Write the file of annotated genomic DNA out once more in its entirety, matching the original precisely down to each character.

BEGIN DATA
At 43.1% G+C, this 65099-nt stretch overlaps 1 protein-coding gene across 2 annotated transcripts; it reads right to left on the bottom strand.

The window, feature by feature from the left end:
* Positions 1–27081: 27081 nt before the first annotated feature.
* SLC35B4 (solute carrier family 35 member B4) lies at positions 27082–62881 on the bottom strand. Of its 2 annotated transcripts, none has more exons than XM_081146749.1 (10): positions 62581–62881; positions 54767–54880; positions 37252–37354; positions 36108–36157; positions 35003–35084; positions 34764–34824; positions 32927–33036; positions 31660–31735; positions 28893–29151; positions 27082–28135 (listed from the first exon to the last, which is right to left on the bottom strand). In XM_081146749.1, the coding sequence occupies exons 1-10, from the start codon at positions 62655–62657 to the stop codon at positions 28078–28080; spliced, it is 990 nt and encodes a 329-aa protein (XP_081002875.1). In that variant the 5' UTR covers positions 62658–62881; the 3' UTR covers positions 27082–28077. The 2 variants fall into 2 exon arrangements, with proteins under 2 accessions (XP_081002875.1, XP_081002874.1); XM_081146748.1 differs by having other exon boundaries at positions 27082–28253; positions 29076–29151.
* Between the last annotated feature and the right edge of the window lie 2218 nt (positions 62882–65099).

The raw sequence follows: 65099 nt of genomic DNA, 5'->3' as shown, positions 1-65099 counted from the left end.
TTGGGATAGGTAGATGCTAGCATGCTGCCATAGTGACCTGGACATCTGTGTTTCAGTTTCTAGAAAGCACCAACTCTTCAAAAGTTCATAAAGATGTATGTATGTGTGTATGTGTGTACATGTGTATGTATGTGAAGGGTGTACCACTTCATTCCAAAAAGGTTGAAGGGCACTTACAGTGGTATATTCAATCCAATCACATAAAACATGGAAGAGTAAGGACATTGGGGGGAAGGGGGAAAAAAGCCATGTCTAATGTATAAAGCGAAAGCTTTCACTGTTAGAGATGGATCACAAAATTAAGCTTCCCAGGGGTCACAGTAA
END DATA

At 43.1% G+C, this 65099-nt stretch overlaps 1 protein-coding gene across 2 annotated transcripts; it reads right to left on the bottom strand.

The window, feature by feature from the left end:
* Positions 1–27081: 27081 nt before the first annotated feature.
* SLC35B4 (solute carrier family 35 member B4) lies at positions 27082–62881 on the bottom strand. Of its 2 annotated transcripts, none has more exons than XM_081146749.1 (10): positions 62581–62881; positions 54767–54880; positions 37252–37354; positions 36108–36157; positions 35003–35084; positions 34764–34824; positions 32927–33036; positions 31660–31735; positions 28893–29151; positions 27082–28135 (listed from the first exon to the last, which is right to left on the bottom strand). In XM_081146749.1, the coding sequence occupies exons 1-10, from the start codon at positions 62655–62657 to the stop codon at positions 28078–28080; spliced, it is 990 nt and encodes a 329-aa protein (XP_081002875.1). In that variant the 5' UTR covers positions 62658–62881; the 3' UTR covers positions 27082–28077. The 2 variants fall into 2 exon arrangements, with proteins under 2 accessions (XP_081002875.1, XP_081002874.1); XM_081146748.1 differs by having other exon boundaries at positions 27082–28253; positions 29076–29151.
* Between the last annotated feature and the right edge of the window lie 2218 nt (positions 62882–65099).

The raw sequence follows: 65099 nt of genomic DNA, 5'->3' as shown, positions 1-65099 counted from the left end.
TTGGGATAGGTAGATGCTAGCATGCTGCCATAGTGACCTGGACATCTGTGTTTCAGTTTCTAGAAAGCACCAACTCTTCAAAAGTTCATAAAGATGTATGTATGTGTGTATGTGTGTACATGTGTATGTATGTGAAGGGTGTACCACTTCATTCCAAAAAGGTTGAAGGGCACTTACAGTGGTATATTCAATCCAATCACATAAAACATGGAAGAGTAAGGACATTGGGGGGAAGGGGGAAAAAAGCCATGTCTAATGTATAAAGCGAAAGCTTTCACTGTTAGAGATGGATCACAAAATTAAGCTTCCCAGGGGTCACAGTAA